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Doctors Expect Hillary Clinton To Fully Recover From Blood Clot

NEW YORK (CBSNewYork/AP) - U.S. Secretary of State Hillary Clinton's doctors have broken their silence about her condition, revealing Monday afternoon that she has a blood clot in her brain.

As CBS 2's Derricke Dennis reported, doctors said they have confidence Clinton, 65, will make a full recovery. She is being treated at New York-Presbyterian Hospital in Washington Heights, where she was admitted on Sunday.

CBS 2's Don Dahler reported former President Bill Clinton was spotted leaving New York-Presbyterian Hospital Monday afternoon.

In the statement that revealed the location of the clot, Mrs. Clinton's doctors said it is a "right transverse sinus venous thrombosis" in the vein in the space between the brain and the skull behind the right ear. She is being treated with blood thinners to help dissolve the clot, the doctors said, and she will be released once the medication dose has been established.

Clinton developed the blood clot in her head, but did not suffer a stroke or neurological damage, her doctors said Monday.

Clinton is making excellent progress and is in good spirits, Dr. Lisa Bardack of the Mt. Kisco Medical Group and Dr. Gigi El-Bayoumi of George Washington University said in a statement.

"The prognosis is excellent, and the reason is that was found incidentally; she didn't have any symptoms," said CBS News Medical Correspondent Dr. John LaPook. "She didn't have a stroke she didn't have a seizure."

Earlier this month, she suffered a concussion after contracting a stomach virus that left her so dehydrated that she fainted.

"She could have had trauma. She could have ripped that vein; had a little bleeding; a little clot formation," LaPook said.

Clinton has not been seen publicly since Dec. 7.

Phillipe Reines, her spokesman, said her doctors discovered the clot Sunday while performing a follow-up exam on the concussion. Doctors have some ideas on what might have caused the clot.

"It could be the combination of her having been very sedentary from the flu, and then the concussion, plus having been in planes and sitting for so long," said Dr. Ezriel Kornel of Brain & Spine Surgeons of New York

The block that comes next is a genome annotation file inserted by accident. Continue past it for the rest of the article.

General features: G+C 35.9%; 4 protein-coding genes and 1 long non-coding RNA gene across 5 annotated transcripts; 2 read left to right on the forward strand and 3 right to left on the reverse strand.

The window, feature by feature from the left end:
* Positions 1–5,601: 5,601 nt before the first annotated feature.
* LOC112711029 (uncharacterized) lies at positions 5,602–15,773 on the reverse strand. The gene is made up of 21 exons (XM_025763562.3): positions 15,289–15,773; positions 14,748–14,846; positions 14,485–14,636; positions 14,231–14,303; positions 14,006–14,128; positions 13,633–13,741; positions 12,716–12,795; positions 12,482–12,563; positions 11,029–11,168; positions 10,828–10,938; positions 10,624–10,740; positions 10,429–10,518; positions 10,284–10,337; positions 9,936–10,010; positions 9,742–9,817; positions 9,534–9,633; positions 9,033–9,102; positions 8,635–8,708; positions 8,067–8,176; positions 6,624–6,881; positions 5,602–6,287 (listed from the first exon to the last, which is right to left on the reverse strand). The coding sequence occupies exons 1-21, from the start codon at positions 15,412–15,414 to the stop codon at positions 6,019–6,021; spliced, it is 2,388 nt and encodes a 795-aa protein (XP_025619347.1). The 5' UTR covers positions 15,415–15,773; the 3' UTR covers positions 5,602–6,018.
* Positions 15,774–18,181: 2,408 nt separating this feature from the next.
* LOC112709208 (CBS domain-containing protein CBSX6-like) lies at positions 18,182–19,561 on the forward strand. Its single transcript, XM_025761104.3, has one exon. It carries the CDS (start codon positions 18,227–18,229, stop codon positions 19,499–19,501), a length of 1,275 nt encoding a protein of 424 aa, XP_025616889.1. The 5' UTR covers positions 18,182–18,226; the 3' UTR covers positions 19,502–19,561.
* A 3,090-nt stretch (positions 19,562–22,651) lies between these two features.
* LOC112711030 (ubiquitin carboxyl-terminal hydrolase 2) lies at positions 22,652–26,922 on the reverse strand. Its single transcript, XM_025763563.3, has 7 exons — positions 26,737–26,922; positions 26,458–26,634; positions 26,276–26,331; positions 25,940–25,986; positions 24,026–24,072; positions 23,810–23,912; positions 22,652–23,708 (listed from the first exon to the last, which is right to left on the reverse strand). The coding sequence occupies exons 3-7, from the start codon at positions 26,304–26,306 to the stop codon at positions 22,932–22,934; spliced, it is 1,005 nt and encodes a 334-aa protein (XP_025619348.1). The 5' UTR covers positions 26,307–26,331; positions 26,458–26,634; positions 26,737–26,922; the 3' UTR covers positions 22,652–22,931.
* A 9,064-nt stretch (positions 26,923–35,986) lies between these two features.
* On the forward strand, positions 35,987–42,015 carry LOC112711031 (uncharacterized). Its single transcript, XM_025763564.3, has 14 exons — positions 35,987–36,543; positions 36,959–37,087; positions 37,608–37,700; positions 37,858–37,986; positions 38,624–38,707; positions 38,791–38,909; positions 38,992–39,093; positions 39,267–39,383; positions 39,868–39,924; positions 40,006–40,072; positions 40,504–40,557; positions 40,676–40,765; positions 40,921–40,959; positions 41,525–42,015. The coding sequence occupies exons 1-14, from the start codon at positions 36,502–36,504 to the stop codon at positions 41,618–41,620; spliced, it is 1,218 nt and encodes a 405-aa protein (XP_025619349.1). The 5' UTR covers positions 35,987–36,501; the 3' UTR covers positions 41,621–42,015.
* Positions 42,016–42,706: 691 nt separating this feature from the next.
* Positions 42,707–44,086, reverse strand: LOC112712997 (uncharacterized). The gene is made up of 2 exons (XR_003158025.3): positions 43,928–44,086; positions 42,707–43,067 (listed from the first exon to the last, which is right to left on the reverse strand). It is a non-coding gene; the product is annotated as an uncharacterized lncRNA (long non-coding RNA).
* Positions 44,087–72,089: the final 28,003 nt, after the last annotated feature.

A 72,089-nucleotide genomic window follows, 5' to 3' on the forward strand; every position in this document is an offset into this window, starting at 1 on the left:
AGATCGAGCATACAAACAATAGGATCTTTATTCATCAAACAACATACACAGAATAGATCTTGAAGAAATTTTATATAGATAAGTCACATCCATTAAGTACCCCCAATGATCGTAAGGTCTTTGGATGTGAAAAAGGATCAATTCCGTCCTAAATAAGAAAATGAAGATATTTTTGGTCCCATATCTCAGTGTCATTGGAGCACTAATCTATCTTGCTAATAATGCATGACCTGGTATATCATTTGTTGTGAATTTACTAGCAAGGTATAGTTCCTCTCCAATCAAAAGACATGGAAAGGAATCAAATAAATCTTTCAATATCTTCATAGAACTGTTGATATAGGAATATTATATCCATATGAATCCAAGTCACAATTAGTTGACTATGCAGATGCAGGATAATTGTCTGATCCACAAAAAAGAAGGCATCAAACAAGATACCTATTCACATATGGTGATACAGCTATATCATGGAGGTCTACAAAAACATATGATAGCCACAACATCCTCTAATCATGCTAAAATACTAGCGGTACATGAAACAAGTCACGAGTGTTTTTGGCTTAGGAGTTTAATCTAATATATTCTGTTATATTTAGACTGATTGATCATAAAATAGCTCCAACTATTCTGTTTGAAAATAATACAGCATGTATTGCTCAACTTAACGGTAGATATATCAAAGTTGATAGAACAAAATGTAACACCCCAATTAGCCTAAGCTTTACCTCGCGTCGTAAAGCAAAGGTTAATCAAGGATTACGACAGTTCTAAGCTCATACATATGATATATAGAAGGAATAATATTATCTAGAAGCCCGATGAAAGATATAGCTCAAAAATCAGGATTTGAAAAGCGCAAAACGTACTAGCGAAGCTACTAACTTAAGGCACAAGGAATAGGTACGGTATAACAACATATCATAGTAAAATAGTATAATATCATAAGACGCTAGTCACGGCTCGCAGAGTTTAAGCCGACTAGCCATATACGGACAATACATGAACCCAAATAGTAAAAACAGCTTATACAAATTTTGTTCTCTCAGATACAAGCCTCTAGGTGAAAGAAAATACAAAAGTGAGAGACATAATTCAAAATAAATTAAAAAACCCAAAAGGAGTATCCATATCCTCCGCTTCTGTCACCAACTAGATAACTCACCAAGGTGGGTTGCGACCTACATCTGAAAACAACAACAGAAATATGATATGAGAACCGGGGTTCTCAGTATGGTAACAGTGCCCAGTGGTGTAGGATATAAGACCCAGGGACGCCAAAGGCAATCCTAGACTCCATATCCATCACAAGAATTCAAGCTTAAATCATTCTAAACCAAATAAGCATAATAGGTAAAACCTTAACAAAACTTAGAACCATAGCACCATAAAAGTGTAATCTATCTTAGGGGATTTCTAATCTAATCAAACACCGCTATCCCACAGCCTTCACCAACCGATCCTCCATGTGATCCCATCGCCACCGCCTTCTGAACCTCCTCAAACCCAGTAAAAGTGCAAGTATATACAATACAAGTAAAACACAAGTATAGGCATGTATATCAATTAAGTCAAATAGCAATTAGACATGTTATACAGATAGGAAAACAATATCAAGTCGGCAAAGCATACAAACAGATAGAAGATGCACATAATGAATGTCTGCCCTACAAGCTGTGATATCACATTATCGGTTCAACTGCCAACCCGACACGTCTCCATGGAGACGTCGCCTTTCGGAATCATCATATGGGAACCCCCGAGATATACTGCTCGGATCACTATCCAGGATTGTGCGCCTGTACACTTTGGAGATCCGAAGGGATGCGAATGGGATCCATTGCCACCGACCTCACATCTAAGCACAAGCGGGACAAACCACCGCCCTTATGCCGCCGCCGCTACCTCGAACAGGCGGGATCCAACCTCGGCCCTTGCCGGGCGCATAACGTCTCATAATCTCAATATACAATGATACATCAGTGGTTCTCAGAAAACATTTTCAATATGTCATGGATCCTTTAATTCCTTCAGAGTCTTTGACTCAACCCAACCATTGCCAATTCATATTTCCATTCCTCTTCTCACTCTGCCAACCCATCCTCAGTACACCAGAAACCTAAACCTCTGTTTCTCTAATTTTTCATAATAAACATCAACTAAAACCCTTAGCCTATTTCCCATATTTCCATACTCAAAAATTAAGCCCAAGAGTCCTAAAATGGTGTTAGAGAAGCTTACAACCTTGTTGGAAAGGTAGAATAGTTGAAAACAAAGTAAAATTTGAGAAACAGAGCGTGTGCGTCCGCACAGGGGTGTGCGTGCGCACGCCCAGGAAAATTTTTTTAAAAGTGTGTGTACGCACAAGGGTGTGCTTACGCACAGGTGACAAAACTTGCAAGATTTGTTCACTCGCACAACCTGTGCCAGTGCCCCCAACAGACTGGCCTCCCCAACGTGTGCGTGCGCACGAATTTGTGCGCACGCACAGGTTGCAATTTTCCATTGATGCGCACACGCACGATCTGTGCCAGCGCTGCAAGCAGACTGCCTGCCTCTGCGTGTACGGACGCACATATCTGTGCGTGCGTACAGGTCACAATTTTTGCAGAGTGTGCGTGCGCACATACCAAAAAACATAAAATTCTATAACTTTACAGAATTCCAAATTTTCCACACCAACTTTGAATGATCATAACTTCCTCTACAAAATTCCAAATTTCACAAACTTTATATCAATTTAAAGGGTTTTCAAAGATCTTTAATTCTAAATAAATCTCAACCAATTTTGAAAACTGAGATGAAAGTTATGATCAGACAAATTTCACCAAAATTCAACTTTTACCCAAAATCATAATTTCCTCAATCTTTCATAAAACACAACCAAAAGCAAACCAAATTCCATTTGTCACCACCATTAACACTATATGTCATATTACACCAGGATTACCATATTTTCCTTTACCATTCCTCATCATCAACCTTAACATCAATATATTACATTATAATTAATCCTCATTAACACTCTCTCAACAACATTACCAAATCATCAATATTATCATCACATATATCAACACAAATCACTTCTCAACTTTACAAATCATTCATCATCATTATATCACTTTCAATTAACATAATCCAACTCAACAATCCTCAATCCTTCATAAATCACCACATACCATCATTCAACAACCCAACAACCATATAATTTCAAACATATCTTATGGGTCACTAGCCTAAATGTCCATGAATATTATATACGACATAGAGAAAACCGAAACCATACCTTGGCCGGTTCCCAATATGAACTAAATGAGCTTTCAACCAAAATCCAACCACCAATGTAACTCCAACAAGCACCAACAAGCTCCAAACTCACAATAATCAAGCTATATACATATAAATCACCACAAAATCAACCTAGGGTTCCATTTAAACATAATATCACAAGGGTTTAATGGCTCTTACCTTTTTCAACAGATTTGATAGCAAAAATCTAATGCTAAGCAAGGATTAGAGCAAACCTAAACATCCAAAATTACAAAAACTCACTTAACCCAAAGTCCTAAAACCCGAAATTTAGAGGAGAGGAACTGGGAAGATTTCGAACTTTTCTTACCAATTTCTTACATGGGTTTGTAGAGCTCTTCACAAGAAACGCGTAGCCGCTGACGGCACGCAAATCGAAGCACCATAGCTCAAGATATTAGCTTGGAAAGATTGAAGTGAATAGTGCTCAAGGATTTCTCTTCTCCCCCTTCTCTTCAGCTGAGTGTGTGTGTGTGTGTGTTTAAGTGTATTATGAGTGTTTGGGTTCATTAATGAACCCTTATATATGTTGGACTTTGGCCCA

Kornel, a surgeon, has not treated Clinton. But he pointed out that the Secretary's grueling schedule as secretary of state as a contributing factor.

Clinton's complication "certainly isn't the most common thing to happen after a concussion'' and is one of the few types of blood clots in the skull or head that are treated with blood thinners, said Dr. Larry Goldstein, a neurologist who is director of Duke University's stroke center.

The area where Clinton's clot developed is "a drainage channel, the equivalent of a big vein inside the skull - it's how the blood gets back to the heart,'' Goldstein said.

Blood thinners usually are enough to treat the clot and it should have no long-term consequences if her doctors are saying she has suffered no neurological damage from it, Goldstein said.

The blood clot means Clinton will ring in the New Year at the hospital. Clinton's doctors want to monitor her for at least another 48 hours to see if she needs further treatment, CBS 2's Weijia Jiang reported.

In 1998, Clinton suffered a large blood clot behind her right knee while campaigning on behalf of Charles Schumer's New York Senate bid.

During her presidential run in 2007, Clinton said the previous clot was the most significant health scare she ever had. She also said she had stopped taking blood thinners at that point.

Clinton had been scheduled to return to work this week after being sidelined for three weeks recovering from the stomach bug and concussion. The medical setbacks come at the end of her tenure as Secretary of State - she is scheduled to step down next month.

Whether she will return to work before she resigns as planned in January remained a question.

(TM and © Copyright 2012 CBS Radio Inc. and its relevant subsidiaries. CBS RADIO and EYE Logo TM and Copyright 2012 CBS Broadcasting Inc. Used under license. All Rights Reserved. This material may not be published, broadcast, rewritten, or redistributed. The Associated Press contributed to this report.)

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